Sooooo I had a totally different post planned for today. Yep, it was all ready to go annnnnnnd then I went antique shopping this weekend. If you follow me on Instagram and you watch my stories, you know what I’m talking about. After spending two days at home, doing very little other than waiting on this baby to come, I was going a tad bit crazy. I desperately needed a distraction, so of course I decided to go to a few of my favorite antique shops and browse for treasures. And while I was shopping, I kept thinking about all the things I consider when I’m buying antiques. I’m on a budget, and I know many of you are too, so I can’t be buying up everything I see–even though I would LOVE that. Instead I have to be savvy about how I spend my money, which means I have a whole checklist of things I run through in my mind when I’m trying to decide if I should buy something in an antique shop. I was chatting about this in my IG stories, and a ton of you asked to see a post about it, so that’s what we’re chatting about today–how to shop for antiques on a budget! Now before I get into it, I want to apologize for the quality of the photos in this post. These are simply shots I snapped with my phone while I was shopping, so they’re not awesome. But I wanted to share them anyway so you can see the examples as I talk through them. OK, now let’s do it.
1.Can I DIY this? And if so, how much will I save?
The first question I ask myself before I buy anything decor is “can I DIY this?”. If it’s something I can easily do myself, I won’t buy it. So for instance, if I find a decor item I can pick up for really cheap at a thrift store, yard sale, or on Craigslist–and simply paint it or recreate it myself, I won’t buy it. However, there’s a follow-up question here that’s also pretty important–”how much will I save by doing it myself?” If I can DIY it, but spending the time or energy to do it isn’t worth the savings, then that’s something to consider. Some DIYdecor projects are a pain in the booty, we all know this. So don’t write something off just because you can make it, always be sure to think about the time and expense that goes into recreating it yourself. I think a great example of this is old picture frames.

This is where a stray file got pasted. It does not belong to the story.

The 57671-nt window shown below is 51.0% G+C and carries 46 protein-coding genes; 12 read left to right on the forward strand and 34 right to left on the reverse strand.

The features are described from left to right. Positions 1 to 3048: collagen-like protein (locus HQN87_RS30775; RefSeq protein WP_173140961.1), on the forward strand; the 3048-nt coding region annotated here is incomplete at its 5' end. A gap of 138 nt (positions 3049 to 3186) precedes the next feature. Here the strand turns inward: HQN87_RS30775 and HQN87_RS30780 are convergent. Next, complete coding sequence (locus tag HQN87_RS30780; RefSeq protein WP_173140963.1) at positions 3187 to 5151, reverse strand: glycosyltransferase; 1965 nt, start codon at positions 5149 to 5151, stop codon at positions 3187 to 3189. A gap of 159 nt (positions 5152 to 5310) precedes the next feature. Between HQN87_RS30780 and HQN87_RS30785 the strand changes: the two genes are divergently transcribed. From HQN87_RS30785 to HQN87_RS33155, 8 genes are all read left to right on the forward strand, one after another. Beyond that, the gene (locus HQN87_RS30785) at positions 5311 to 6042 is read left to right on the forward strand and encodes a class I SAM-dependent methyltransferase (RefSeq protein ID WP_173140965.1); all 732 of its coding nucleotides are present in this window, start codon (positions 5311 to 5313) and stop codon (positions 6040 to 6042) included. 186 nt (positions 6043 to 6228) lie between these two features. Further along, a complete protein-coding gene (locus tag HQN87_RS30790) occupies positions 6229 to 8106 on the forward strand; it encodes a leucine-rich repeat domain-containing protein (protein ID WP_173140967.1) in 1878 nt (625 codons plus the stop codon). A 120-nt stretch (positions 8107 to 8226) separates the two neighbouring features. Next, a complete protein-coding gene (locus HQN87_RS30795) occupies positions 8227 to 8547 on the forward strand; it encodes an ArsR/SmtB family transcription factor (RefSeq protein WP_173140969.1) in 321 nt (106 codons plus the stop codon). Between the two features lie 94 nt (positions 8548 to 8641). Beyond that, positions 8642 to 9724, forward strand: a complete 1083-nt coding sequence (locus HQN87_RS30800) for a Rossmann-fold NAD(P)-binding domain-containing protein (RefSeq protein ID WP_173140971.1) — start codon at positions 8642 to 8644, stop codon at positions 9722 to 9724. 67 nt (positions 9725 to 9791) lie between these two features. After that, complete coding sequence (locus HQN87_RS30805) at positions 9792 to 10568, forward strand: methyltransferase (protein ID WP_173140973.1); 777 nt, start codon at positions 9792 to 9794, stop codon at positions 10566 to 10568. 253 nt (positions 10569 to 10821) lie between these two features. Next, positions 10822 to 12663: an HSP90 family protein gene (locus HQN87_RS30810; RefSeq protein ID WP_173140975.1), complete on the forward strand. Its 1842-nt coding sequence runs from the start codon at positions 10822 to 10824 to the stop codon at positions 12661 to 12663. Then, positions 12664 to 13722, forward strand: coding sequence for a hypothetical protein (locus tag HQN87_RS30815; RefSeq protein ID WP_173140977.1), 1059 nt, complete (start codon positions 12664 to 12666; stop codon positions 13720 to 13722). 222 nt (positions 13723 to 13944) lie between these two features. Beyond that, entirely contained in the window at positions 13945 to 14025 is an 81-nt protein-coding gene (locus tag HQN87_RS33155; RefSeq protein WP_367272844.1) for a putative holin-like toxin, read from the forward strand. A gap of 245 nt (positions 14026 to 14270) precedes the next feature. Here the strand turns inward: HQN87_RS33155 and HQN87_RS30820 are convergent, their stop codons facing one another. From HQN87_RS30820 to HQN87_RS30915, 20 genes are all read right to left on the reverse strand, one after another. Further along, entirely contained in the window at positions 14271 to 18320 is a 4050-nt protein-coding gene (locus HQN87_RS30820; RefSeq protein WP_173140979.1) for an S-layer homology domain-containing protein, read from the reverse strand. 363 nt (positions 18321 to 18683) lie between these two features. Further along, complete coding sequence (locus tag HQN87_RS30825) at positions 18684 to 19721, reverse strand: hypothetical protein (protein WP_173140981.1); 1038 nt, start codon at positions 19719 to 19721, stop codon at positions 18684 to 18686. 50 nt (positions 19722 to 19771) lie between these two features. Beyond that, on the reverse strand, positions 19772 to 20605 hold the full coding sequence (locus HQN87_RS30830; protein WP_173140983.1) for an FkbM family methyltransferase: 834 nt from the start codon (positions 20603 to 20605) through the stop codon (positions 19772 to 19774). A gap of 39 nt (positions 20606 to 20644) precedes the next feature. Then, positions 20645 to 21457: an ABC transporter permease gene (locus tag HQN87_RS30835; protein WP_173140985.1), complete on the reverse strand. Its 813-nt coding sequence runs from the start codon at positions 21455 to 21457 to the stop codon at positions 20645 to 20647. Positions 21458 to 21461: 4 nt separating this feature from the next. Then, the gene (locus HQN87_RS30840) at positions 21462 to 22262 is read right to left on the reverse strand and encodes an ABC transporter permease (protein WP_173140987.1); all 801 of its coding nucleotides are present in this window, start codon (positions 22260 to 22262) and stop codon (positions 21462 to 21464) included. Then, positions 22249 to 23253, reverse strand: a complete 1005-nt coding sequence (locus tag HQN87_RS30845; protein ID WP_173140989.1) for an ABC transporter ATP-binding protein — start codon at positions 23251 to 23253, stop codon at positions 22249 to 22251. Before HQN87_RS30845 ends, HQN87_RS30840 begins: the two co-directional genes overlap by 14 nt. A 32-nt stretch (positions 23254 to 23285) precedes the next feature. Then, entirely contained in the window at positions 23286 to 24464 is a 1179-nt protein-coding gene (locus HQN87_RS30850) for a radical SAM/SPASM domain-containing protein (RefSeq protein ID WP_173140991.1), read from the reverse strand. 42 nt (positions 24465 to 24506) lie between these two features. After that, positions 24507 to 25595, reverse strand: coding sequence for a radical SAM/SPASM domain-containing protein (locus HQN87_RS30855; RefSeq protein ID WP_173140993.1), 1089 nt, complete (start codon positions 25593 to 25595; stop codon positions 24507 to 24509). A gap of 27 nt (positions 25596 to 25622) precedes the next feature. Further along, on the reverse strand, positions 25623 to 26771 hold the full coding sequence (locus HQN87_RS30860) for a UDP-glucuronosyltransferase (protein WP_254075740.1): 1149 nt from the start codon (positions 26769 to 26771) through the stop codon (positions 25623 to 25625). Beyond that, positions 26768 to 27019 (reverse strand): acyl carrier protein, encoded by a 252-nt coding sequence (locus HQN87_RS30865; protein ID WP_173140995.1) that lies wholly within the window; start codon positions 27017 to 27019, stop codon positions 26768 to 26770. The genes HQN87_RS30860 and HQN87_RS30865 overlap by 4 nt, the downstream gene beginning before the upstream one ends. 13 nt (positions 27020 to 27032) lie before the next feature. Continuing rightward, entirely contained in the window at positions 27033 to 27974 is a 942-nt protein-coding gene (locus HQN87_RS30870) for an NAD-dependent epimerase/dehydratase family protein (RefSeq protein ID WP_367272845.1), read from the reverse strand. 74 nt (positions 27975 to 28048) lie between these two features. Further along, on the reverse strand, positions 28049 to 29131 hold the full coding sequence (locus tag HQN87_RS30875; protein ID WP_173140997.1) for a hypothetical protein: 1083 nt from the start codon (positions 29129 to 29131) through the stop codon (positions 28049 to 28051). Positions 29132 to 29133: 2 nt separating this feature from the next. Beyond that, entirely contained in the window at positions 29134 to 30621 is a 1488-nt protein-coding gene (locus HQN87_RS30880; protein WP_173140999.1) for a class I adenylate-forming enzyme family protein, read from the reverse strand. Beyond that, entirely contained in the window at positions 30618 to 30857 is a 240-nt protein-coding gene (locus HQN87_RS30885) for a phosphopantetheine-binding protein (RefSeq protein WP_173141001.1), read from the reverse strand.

In my opinion, picture frames like this are one of the most commonly overpriced items at antique shops. See that large one there? It was $53. Yep, $53. Sure, it’s gorgeous and painted white, but dang. That’s a hefty price, especially considering frames like this are a dime a dozen at yard sales and places like Goodwill for just a few bucks. If you want one, put the time in to find it, paint it yourself (it will literally take you 10 minutes) and save a TON Of money in the process. I shared two large frames just like that last week in this post and they only cost $3 each. Now that’s a DIY project worth the time.